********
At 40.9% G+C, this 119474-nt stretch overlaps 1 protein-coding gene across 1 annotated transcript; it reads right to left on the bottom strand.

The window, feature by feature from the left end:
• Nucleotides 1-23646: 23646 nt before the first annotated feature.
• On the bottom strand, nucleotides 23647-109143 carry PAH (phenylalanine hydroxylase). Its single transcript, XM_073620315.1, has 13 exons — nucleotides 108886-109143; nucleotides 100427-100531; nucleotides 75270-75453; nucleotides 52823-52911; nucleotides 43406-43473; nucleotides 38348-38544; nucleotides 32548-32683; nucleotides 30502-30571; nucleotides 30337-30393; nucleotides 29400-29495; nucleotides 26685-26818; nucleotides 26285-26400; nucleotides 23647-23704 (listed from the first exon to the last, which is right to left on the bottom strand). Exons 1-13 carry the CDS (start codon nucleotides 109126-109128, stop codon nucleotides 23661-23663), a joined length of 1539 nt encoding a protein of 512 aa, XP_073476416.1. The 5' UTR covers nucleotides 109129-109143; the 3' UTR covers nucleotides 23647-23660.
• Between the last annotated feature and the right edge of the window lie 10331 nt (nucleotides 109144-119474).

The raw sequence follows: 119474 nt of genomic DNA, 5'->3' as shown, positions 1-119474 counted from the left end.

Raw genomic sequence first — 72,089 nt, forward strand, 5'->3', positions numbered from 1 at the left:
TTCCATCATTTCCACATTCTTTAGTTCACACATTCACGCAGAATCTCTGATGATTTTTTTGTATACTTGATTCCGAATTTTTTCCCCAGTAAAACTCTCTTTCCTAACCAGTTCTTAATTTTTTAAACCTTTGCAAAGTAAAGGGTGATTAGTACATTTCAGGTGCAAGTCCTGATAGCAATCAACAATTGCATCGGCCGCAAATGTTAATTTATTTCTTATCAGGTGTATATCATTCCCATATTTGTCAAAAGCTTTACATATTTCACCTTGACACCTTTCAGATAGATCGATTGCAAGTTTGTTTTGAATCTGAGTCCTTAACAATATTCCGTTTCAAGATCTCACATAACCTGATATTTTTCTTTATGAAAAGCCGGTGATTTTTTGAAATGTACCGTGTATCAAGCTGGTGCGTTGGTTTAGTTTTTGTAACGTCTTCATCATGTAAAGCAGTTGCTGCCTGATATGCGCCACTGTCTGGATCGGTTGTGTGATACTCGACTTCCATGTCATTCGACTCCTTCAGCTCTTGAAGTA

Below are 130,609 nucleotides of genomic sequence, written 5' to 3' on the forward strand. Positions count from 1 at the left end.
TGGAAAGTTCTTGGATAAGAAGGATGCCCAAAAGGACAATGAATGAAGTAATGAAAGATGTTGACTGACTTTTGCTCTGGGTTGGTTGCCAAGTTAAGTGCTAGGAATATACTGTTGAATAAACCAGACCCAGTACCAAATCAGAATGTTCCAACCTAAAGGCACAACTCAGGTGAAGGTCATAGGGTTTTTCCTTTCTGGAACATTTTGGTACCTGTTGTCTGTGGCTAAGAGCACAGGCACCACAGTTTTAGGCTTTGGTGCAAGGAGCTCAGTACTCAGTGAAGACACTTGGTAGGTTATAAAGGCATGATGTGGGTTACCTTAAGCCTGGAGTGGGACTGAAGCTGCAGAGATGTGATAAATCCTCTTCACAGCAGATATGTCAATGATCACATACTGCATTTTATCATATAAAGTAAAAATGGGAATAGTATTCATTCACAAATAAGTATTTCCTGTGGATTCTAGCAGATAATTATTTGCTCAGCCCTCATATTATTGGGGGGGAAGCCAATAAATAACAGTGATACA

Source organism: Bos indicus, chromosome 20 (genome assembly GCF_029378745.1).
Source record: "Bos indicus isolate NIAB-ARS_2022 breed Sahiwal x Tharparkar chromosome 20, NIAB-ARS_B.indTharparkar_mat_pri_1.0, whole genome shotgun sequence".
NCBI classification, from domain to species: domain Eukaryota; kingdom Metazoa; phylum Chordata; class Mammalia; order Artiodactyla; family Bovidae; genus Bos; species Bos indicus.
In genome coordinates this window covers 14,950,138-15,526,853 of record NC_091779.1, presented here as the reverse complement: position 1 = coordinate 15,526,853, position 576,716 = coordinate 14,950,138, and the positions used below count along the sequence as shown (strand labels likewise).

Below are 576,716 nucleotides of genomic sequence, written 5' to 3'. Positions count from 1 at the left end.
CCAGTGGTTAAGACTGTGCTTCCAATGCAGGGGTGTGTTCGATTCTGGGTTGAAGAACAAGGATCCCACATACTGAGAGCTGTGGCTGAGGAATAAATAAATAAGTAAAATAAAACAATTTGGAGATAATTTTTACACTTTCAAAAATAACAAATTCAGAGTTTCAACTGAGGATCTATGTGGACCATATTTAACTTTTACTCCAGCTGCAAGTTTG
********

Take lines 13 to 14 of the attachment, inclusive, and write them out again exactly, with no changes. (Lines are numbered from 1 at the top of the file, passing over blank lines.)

NCBI classification, from domain to species: domain Eukaryota; kingdom Metazoa; phylum Chordata; class Mammalia; order Artiodactyla; family Bovidae; genus Bos; species Bos indicus.
In genome coordinates this window covers 14,950,138-15,526,853 of record NC_091779.1, presented here as the reverse complement: position 1 = coordinate 15,526,853, position 576,716 = coordinate 14,950,138, and the positions used below count along the sequence as shown (strand labels likewise).